Beckham – a football or finance move? - 30/06/2003
Much has been made about David Beckham’s move to Madrid, and as the dust settles, it shows what a massive gulf is appearing between the really big clubs and the those that make up the lower leagues. Looking at the squad that Beckham joins, I really can’t see him playing a week-in, week-out role in the team. One of Real’s strengths is their midfield with competition most intense in this area – just ask Steve McManaman! However, whereas the ex-Liverpool winger seems relatively happy to figure on the periphery of the team, I can’t see Beckham settling for anything other than a regular starting place. It’ll be interesting to see his reaction if his name isn’t on the team sheet.
As for Madrid, the transfer is not just about Beckham as a player. As a club their profile in the lucrative Far Eastern market isn’t that of Man Utd. In buying Beckham, they are buying into a rich merchandising and revenue-earning sector. I dare say they’ve had the calculator out and the deal makes sense. As for Man Utd, the old adage that a player is never as big as the club appears to be the case. However they seem to have scored an own goal with the manner in which the transfer was arranged. Some supporters have been upset with the board, and I dare say a number of their players may have been surprised at the way Beckham was seemingly pushed away from Old Trafford.
I don’t know what the money situation is, but it’ll be a world away from the situation faced by players in our Nationwide leagues. I can’t tell you who the player is, but his present contract is worth £4,000 a week. The club has approached him about re-negotiating his deal – and have also placed him on the transfer list. Another club has come in for him and offered a deal of just £500 per week – and that’s just one example of how football has changed!! Look at it from the player’s perspective…he’ll have a family and (hefty) mortgage to pay, and he’s faced with the prospect of picking up 1/8th of his present deal. OK, players have had it very good for years, but anyone taking a pay cut of this size will struggle.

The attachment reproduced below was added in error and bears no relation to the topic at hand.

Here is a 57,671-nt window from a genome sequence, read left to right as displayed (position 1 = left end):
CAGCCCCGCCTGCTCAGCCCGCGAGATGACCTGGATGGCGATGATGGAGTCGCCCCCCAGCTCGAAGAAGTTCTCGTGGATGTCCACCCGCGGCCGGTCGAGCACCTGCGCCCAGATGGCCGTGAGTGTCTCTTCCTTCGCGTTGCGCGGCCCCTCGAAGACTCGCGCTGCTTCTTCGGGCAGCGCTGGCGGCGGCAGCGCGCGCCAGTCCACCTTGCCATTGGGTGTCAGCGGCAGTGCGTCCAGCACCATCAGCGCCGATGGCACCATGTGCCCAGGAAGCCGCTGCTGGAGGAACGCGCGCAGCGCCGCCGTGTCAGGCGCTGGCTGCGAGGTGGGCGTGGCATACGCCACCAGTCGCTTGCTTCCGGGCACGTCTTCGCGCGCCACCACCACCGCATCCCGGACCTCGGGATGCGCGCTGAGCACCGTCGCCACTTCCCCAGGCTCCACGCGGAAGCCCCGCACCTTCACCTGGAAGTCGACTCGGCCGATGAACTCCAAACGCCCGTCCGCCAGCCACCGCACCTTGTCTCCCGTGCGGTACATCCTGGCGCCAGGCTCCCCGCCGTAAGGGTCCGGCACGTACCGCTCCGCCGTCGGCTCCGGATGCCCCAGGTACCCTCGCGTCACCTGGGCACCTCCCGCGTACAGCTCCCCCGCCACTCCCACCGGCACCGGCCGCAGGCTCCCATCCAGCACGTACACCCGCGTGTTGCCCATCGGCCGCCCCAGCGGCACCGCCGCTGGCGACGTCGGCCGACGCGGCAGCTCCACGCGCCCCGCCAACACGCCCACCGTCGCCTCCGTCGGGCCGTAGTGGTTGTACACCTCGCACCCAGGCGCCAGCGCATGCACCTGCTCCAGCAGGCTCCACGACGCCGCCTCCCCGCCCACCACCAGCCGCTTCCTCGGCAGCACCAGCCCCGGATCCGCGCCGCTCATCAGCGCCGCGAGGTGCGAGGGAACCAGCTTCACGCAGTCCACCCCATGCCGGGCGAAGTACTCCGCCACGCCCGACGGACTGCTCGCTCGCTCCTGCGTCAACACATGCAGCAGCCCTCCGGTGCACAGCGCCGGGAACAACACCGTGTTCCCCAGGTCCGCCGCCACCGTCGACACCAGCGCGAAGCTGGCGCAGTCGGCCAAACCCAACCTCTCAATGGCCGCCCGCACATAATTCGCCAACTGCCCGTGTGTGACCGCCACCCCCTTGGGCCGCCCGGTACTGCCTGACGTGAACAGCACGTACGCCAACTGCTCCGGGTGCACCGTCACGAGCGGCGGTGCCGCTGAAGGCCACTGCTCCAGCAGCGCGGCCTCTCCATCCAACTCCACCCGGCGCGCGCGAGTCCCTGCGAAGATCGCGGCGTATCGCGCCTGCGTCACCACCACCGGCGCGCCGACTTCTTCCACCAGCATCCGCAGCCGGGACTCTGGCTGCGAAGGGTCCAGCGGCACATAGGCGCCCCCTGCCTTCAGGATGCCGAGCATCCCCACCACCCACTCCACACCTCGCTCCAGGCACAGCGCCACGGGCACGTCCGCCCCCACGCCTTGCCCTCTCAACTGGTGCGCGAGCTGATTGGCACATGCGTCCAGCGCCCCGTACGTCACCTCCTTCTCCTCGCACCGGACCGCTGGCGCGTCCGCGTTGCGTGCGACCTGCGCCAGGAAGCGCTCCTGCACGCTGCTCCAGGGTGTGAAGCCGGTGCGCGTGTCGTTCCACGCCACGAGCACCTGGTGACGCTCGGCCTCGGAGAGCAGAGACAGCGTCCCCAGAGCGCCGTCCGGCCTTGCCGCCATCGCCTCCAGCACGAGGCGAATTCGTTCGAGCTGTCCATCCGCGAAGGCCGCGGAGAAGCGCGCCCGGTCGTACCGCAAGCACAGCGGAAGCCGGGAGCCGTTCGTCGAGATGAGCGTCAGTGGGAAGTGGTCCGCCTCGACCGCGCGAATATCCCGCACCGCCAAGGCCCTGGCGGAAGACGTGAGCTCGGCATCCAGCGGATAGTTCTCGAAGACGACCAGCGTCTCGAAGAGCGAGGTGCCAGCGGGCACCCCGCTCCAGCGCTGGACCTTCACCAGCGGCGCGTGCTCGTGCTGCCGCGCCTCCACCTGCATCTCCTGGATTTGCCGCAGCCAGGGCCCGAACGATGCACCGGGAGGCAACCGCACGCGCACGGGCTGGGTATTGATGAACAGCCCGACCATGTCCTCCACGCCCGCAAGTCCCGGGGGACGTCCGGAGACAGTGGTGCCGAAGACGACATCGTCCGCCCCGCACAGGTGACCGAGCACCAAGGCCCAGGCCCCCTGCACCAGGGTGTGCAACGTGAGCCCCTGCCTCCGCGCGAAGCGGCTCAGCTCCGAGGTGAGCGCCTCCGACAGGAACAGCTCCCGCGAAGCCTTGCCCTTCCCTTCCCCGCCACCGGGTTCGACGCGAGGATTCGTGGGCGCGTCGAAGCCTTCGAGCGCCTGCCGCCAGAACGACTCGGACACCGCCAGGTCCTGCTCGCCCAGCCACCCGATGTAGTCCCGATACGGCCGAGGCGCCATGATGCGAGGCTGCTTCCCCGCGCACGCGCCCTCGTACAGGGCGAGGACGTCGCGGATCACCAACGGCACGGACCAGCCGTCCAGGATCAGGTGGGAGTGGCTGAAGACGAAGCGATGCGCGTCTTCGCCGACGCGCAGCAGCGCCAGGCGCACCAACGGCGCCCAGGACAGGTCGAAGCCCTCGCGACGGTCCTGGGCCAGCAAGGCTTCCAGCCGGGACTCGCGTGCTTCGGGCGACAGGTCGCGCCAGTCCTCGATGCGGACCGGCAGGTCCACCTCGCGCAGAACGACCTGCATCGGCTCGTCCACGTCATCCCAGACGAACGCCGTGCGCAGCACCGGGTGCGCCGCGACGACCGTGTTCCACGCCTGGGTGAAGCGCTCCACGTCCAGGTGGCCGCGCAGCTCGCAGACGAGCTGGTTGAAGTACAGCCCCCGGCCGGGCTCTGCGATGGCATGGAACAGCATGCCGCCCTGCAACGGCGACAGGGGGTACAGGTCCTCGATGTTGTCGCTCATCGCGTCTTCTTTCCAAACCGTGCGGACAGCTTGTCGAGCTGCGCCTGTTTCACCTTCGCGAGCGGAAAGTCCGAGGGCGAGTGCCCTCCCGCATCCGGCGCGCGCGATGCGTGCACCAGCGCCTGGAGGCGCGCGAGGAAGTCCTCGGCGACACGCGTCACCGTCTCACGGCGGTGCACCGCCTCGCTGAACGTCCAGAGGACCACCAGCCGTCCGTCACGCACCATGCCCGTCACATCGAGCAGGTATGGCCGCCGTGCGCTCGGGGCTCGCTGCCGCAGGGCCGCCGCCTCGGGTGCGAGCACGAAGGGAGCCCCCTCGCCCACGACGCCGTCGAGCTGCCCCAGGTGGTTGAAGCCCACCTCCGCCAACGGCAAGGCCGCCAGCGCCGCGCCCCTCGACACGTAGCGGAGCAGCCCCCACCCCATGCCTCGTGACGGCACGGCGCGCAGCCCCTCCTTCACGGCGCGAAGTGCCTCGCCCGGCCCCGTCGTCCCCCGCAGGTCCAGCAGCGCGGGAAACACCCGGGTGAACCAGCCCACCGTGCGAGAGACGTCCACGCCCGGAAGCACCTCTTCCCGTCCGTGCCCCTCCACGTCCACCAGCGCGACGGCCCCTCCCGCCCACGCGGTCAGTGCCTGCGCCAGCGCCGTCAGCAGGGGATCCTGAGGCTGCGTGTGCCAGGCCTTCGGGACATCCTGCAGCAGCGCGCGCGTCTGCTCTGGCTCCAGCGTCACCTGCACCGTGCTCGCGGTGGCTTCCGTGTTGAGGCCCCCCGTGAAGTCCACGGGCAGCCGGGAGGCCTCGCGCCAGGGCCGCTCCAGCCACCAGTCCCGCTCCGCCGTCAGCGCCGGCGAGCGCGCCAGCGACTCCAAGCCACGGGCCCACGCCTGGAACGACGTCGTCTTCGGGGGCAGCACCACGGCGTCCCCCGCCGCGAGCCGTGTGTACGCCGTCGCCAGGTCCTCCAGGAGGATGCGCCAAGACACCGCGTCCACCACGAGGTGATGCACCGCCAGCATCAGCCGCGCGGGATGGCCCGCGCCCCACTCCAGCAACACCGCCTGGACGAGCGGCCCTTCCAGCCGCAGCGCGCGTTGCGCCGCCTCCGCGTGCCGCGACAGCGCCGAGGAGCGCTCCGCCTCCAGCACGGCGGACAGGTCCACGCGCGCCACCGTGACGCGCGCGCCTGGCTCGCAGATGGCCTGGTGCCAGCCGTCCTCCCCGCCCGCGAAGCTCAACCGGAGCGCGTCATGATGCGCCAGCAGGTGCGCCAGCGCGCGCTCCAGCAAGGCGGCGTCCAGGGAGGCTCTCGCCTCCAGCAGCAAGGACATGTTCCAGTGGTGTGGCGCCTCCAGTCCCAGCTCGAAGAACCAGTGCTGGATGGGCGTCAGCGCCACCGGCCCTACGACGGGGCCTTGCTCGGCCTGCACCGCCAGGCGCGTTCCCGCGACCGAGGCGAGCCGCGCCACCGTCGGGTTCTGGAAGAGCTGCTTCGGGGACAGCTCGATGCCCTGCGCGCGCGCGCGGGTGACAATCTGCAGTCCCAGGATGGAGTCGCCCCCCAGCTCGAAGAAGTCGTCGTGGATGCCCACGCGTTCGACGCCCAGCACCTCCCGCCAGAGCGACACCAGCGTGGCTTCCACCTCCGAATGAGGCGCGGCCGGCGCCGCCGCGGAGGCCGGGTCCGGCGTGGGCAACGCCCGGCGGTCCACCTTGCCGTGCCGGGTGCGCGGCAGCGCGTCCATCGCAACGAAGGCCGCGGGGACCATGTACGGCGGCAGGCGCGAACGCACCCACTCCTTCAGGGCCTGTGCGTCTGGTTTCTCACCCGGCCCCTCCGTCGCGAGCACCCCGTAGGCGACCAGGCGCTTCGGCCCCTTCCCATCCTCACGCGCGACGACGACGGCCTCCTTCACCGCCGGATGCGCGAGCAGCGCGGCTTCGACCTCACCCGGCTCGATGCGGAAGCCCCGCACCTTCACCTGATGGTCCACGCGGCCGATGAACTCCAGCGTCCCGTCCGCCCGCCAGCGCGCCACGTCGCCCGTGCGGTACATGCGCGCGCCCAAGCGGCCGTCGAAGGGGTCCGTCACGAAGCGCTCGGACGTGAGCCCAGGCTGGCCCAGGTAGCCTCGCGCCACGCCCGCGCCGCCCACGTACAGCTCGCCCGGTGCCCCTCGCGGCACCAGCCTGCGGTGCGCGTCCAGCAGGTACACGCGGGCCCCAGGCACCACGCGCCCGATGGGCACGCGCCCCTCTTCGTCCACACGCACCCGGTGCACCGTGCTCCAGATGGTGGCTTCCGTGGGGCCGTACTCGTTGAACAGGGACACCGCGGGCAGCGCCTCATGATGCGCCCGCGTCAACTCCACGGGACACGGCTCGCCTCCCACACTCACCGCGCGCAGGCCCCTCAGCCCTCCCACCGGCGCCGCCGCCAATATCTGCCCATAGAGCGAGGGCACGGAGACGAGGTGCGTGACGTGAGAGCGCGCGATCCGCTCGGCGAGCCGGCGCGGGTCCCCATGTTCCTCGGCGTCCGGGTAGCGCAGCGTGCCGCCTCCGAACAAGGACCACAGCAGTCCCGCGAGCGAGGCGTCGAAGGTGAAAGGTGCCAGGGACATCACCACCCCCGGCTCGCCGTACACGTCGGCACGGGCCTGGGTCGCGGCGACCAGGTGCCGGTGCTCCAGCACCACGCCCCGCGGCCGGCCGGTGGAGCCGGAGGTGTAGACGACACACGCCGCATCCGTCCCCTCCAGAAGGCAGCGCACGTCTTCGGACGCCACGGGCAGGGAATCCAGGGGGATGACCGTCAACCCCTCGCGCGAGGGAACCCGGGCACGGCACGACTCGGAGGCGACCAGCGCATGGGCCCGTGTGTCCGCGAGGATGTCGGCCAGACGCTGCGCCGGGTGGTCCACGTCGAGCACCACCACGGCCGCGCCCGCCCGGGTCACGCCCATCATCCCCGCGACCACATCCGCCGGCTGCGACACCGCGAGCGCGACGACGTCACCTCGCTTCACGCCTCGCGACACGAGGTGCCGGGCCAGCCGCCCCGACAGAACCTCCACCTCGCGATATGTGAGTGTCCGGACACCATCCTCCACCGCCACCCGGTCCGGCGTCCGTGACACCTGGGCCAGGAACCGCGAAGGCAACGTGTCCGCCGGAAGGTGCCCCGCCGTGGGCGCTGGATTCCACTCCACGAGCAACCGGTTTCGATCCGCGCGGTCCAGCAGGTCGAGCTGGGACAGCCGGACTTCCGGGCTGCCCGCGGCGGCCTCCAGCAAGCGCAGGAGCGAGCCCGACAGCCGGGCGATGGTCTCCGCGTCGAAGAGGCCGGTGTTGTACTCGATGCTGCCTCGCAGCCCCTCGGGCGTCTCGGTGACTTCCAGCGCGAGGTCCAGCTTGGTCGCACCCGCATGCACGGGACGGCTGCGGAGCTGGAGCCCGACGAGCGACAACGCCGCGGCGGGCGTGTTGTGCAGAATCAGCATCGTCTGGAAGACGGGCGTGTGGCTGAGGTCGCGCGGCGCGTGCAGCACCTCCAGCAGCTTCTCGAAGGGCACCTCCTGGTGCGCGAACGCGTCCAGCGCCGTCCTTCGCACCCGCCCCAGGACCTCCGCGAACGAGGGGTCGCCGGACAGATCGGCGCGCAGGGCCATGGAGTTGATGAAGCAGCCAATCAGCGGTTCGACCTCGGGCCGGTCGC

This also has an impact on the Premiership clubs, and looking at Newcastle, do you think that Robbie Elliott, Jamie McClen, and Clarence Acuna etc etc are going to give up their contracts and move to clubs where they’re likely to be offered a fraction of what they’re presently earning? In addition to wages, the club also have to pay National Insurance contributions and PAYE payments – it’s expensive. This leaves the club having to either keep paying players who haven’t recently figured in the team or paying them off. But even if they pay up say 80% of the contract, that still leaves another club having to come in and pick up 20% of a salary that may work out at £10,000 a week – and many can’t afford £2,000 a week even if they’re getting players who’ll do a very good job for them.
An alternative is to offer the more senior players additional roles. Take Robbie for example, he’s got the experience of playing at the top level and he’s totally switched on. He’s educating himself in sports science and although he hasn’t told me himself, I’ve been assured that he’s a good chance of graduating with a first class degree – and that’s some achievement!! He’s the sort of lad who’ll gladly take on extra responsibilities at the club and they’d be certain of gaining a committed and excellent fitness coach. He’d be a great understudy to Paul Winsper and with the first team, two reserve sides and the academy squads to look after – he’d have plenty of players to work with. With Peter Beardsley moving to a PR role and Kenny Wharton looking after the reserve team, there must a couple of vacancies – Robbie could look after the fitness conditioning and contribute to the football coaching. It seems logical to me as everyone benefits and there’ll be no further cost to the club.
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